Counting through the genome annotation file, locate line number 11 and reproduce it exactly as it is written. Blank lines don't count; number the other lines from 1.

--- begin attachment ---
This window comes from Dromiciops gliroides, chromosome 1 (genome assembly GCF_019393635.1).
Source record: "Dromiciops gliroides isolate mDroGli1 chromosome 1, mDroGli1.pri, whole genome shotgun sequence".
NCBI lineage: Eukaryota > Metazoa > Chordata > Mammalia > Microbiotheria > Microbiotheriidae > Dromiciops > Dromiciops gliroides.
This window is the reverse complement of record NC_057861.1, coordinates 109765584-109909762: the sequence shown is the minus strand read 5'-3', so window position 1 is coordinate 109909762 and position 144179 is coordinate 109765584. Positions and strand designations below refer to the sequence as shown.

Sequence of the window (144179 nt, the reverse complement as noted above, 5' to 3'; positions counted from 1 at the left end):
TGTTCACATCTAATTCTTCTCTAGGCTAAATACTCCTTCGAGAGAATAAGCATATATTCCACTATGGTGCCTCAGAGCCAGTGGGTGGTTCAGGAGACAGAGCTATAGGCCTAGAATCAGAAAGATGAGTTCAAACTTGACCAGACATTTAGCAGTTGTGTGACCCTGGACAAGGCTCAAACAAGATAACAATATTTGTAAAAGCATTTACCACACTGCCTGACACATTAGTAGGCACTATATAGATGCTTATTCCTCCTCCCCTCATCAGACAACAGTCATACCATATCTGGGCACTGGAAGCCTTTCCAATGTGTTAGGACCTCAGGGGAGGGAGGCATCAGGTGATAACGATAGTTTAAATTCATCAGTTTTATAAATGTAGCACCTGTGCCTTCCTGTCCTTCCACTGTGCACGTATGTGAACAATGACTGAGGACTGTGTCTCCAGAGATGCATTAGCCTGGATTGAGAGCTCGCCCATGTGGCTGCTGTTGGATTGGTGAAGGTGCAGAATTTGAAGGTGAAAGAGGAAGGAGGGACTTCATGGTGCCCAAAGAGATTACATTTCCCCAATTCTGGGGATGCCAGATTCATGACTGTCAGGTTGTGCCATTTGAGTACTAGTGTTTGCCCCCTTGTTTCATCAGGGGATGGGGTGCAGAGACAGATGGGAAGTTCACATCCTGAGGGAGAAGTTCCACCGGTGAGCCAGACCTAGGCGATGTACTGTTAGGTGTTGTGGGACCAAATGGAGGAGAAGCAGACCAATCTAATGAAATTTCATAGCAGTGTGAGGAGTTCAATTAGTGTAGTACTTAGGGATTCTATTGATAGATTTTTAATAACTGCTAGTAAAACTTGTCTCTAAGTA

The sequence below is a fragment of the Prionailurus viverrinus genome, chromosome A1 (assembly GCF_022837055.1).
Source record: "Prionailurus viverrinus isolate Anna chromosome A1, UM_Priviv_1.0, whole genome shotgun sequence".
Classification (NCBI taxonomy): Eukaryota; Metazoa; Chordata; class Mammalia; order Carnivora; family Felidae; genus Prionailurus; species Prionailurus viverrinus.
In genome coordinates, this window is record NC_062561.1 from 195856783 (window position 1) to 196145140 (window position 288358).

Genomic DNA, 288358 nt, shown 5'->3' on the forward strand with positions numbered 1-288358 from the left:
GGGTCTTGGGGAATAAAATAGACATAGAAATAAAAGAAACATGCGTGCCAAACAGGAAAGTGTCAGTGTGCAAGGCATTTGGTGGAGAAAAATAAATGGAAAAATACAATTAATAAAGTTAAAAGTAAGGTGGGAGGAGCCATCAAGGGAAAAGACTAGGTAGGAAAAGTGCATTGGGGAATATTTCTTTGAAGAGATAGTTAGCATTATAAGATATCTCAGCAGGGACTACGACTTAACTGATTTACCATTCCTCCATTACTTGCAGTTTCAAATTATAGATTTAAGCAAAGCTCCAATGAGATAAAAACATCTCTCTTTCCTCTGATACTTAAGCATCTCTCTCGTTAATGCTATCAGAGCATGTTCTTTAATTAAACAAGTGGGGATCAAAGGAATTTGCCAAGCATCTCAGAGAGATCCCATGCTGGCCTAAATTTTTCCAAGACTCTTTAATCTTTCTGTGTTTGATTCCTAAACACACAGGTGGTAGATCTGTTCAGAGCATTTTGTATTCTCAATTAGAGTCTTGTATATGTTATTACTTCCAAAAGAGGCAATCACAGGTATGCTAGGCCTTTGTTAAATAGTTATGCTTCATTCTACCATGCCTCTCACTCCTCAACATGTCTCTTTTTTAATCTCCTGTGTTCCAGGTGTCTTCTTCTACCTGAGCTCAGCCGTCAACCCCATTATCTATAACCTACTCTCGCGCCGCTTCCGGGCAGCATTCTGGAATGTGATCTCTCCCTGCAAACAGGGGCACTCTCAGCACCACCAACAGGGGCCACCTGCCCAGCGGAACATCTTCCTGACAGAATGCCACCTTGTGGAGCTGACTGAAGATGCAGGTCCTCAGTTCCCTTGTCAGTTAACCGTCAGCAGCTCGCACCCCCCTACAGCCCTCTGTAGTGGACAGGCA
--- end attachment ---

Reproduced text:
Genomic DNA, 288358 nt, shown 5'->3' on the forward strand with positions numbered 1-288358 from the left: